Have you ever felt miserable for so long that you forgot what normal ever felt like?
This is me, the past several months.
Although, right now I’m pretty sure I’m closer to happy than I’ve been in at least that long. It’s hard to know for sure, since I don’t recall how I’m supposed to feel anymore. Just that I don’t want to feel like I recently did at the depth of my most debilitating depression ever.
In truth, my depression felt like less like feeling miserable and more like an inability to feel anything. It was if I was sucked into a bottomless pit of apathy where any activity besides napping on my couch took ridiculous ambition.
I likely wouldn’t have moved at all if not for Chester.
Although seemingly content to spoon with me for hours, my dog thankfully knew when the unconditional love I needed most from him was the tough kind.
Chester had to go out whether I wanted to or not. So he woke me several times a day from my stupor with urgent yelps, leaping back and forth between my stomach and the coffee table in a frenetic tail-chasing dance to telegraph it was time for me to get up off my own behind.
But venturing into the light of day did little to distract me from my inner dark thoughts.
As I watched Chester marking trees, I pictured each walk we went on as marking the passage of time.
Each walk, each day, blurred into the next. Before I knew it, another week, another month zoomed by. All I accomplished was picking up after Chester morning, noon, and night.
Depression’s voice grew louder: Why bother going on — sleepwalking not just around the block with Chester, but through life?
I knew this wasn’t rational.
But depression deludes us into seeing the world not as it truly is, but as we falsely perceive it to be. In a depression, it may feel like we’re experiencing reality, when really we’re experiencing our thoughts about it.
Depression is a byproduct of repression. We feel depressed because we’ve repressed other feelings, or desires to take actions.
This is how depression tests not just our emotions, but our faith — in ourselves, our abilities, our worthiness, and our senses of purpose and belonging.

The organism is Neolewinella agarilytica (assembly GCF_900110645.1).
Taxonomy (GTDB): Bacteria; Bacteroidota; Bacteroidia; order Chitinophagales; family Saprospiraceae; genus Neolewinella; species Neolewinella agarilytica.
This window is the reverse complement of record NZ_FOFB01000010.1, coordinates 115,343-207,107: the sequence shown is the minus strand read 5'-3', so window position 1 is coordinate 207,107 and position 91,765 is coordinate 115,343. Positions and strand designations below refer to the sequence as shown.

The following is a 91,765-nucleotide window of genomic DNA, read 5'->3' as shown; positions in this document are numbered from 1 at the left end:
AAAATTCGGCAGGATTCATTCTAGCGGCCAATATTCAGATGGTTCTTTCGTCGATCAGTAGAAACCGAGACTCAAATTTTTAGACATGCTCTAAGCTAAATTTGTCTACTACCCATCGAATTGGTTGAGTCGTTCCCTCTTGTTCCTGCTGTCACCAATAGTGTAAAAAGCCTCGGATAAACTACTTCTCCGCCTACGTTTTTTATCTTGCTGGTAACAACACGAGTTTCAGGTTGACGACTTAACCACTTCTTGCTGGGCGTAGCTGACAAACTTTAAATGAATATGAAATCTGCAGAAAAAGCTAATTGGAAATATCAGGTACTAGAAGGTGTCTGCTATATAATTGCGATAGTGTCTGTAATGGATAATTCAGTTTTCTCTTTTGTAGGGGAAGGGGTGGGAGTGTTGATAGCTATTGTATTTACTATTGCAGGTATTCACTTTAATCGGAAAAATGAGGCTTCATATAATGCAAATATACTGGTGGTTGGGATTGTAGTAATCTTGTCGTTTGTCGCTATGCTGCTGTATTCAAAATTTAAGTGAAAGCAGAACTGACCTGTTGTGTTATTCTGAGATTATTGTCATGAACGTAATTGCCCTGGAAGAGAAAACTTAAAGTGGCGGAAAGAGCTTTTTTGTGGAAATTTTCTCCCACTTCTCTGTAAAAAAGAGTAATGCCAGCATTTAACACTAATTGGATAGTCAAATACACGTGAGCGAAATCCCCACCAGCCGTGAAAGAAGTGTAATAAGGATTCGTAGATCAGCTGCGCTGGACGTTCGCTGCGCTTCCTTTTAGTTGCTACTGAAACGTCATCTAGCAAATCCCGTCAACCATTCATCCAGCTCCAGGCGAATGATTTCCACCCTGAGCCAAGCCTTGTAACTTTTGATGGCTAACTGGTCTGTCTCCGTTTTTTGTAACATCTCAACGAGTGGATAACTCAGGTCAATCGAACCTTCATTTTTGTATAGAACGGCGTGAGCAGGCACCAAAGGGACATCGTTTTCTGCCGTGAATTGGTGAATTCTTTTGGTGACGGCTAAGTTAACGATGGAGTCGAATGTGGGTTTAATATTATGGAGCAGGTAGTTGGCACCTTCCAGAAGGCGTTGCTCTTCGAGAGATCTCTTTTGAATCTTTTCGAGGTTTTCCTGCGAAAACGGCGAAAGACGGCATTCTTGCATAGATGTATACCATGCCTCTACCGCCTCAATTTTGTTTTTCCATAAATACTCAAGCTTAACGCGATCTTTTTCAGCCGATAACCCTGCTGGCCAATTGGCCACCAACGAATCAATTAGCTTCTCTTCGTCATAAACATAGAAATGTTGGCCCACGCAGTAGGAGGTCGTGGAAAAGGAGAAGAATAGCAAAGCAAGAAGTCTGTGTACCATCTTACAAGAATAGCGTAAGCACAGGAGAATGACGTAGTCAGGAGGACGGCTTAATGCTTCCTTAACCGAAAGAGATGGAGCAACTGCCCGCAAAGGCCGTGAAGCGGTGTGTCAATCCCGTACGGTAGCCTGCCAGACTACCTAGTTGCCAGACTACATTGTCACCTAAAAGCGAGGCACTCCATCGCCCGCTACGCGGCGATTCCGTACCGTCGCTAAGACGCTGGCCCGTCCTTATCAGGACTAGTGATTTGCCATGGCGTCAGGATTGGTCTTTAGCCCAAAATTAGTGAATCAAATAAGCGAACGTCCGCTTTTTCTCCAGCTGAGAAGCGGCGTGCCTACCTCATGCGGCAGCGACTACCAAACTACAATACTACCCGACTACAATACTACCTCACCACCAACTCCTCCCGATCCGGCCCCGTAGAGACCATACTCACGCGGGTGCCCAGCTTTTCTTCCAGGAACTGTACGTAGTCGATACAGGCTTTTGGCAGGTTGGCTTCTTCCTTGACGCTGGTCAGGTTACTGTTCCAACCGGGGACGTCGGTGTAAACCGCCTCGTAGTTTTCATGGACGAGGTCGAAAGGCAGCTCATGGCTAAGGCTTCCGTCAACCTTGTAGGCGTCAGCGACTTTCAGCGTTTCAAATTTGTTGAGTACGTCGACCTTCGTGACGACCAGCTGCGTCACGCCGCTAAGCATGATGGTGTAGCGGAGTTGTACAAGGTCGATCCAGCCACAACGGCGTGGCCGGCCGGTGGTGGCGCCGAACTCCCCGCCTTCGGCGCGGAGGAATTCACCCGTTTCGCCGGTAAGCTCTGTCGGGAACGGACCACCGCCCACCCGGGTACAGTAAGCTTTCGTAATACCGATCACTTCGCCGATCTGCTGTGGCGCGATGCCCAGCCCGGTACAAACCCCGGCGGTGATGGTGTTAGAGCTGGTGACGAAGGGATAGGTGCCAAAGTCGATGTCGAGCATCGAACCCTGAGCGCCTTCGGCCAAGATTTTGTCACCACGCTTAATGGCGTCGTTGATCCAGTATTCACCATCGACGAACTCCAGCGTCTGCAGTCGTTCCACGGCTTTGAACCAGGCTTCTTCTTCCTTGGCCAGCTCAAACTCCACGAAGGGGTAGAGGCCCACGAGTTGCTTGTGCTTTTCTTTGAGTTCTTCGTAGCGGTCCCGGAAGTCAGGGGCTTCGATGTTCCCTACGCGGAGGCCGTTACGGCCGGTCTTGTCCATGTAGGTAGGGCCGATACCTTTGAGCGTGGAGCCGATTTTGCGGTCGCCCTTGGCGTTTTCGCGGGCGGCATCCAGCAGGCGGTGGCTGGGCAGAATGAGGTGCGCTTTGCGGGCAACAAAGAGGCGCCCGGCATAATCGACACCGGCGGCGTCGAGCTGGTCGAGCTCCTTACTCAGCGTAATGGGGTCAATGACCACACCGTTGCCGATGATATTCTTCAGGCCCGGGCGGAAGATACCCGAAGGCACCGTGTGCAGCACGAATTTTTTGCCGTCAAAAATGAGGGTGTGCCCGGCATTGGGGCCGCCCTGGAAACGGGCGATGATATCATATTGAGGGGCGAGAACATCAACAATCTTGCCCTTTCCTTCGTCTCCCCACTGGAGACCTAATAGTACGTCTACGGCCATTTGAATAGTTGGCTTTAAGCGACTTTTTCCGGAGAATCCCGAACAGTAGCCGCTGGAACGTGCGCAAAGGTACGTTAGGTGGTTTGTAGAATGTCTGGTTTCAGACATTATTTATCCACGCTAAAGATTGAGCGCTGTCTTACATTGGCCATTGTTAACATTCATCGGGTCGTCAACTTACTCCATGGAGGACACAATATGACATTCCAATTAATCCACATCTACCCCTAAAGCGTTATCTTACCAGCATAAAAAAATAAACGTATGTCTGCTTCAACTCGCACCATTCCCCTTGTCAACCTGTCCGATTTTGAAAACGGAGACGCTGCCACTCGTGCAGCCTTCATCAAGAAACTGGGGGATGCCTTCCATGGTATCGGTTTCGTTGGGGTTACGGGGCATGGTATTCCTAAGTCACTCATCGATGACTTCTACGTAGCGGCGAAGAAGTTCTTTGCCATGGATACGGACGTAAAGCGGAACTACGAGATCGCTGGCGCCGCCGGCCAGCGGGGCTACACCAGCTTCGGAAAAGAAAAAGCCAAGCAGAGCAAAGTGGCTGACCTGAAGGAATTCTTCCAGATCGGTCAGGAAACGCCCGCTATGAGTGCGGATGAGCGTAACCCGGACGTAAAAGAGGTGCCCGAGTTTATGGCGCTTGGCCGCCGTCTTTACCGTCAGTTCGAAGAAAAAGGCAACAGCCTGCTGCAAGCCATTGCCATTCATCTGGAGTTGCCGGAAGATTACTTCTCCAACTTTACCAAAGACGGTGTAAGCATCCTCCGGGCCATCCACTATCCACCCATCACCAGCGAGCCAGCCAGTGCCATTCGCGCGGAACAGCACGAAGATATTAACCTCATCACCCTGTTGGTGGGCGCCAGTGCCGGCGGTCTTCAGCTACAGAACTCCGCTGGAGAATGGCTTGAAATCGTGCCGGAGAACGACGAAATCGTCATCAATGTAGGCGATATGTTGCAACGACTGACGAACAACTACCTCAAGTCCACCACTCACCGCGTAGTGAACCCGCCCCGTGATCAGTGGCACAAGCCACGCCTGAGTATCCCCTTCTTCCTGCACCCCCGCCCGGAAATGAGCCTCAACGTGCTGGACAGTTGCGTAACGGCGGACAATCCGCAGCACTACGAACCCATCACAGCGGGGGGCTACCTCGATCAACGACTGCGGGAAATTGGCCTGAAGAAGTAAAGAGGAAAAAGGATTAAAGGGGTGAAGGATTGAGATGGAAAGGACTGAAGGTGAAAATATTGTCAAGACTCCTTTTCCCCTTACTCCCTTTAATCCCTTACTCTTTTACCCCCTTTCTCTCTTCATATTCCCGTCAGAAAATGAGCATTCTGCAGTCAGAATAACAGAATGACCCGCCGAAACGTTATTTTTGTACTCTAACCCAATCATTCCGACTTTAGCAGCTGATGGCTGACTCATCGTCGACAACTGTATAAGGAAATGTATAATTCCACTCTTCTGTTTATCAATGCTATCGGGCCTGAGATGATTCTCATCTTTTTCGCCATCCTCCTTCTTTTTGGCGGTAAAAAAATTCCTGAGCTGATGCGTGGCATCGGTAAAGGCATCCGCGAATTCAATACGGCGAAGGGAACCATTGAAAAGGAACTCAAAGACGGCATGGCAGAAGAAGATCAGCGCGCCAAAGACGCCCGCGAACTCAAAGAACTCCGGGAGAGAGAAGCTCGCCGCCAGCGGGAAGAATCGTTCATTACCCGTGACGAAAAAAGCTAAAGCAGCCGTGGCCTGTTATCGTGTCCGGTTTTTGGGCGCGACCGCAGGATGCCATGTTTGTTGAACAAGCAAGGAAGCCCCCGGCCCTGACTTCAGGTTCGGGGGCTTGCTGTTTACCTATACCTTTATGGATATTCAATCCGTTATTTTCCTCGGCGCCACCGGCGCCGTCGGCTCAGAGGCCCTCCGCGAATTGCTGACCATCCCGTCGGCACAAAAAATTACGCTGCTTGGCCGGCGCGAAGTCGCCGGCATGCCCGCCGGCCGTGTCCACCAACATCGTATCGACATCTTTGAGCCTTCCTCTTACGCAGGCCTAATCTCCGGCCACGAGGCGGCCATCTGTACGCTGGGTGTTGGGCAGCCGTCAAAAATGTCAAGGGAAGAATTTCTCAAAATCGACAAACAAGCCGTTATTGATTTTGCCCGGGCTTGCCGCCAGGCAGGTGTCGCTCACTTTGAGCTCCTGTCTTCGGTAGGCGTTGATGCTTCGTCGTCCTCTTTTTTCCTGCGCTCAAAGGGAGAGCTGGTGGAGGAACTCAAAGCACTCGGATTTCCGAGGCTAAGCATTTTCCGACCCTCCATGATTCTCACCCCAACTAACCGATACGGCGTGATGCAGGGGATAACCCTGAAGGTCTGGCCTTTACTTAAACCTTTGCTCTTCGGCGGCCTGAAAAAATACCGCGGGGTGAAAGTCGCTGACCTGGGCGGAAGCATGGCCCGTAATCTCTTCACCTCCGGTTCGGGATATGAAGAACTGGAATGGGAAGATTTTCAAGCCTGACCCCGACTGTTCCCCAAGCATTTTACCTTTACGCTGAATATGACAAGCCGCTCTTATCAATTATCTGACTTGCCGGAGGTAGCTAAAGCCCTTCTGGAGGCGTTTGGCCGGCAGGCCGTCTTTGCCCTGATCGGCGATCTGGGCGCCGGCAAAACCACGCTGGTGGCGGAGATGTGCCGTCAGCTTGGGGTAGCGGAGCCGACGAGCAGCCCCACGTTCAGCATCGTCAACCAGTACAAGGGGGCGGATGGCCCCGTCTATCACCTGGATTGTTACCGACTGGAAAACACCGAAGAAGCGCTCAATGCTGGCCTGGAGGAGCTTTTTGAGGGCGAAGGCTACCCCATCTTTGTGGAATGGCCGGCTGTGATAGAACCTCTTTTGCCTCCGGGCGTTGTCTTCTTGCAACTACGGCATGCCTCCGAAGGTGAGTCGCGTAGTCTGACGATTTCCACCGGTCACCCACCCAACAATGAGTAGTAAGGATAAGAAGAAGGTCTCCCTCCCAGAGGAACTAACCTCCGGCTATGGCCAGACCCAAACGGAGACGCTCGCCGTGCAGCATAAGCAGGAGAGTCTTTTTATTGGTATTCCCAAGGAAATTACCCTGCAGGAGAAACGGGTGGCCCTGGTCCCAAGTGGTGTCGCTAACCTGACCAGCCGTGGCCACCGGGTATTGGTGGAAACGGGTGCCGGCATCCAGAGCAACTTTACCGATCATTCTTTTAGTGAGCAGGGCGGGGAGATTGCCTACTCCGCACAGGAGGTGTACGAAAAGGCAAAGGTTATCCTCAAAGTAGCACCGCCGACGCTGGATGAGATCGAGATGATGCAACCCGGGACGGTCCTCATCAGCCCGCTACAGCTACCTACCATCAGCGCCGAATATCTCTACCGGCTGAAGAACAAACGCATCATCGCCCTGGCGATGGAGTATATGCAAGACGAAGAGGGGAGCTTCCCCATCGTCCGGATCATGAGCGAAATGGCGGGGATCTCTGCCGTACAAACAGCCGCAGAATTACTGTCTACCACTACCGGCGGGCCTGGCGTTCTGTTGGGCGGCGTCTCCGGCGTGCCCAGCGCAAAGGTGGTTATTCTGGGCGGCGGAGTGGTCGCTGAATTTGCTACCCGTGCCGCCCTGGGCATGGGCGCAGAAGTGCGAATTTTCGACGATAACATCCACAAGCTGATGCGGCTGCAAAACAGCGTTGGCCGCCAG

After all, it’s easy to see our lives playing out perfectly on our clearest days. But when our vision is less than lucid, it helps to hear that still, small voice whispering in our ear that everything is alright all the time, even when our depression tempts us to believe otherwise.
Getting out of depression is not simply a matter of willing ourselves to feel better.
It means worrying less about keeping a lid on our negative thoughts and paying closer attention to the always-present potential for transformation through sharing love and joy — with ourselves and everyone — willfully, consistently.
It’s often said that what separates a professional from a hobbyist is the professional does what’s needed — no matter her feelings. She overcomes her overwhelm by rolling up her sleeves and ticking off each item on her to-do list, slowly and methodically.
Conquering depression takes similar initiative, or what psychologists call behavioral activation.
Our depression symptoms worsen when we avoid even simple tasks. But each time we choose to do something we previously enjoyed in our normal pre-depression lives, our days are filled sooner than later with more meaning than moping.
If you are experiencing depression, ask yourself what it is you are repressing? What small steps can you take of something you typically enjoy that you haven’t done in a while that can make you feel better?
Asking myself these questions and following through with small actions has helped me turn the corner. You could say besides picking up Chester’s mess, I’ve begun to pick up my own figurative mental waste.
Breaking free of depression’s grip for good will require a deeper dive into my psyche. It’s unlikely once I do so, I’ll feel perpetually sunny.
But I do hope to learn how to weather any future personal storms knowing all is well no matter my feelings.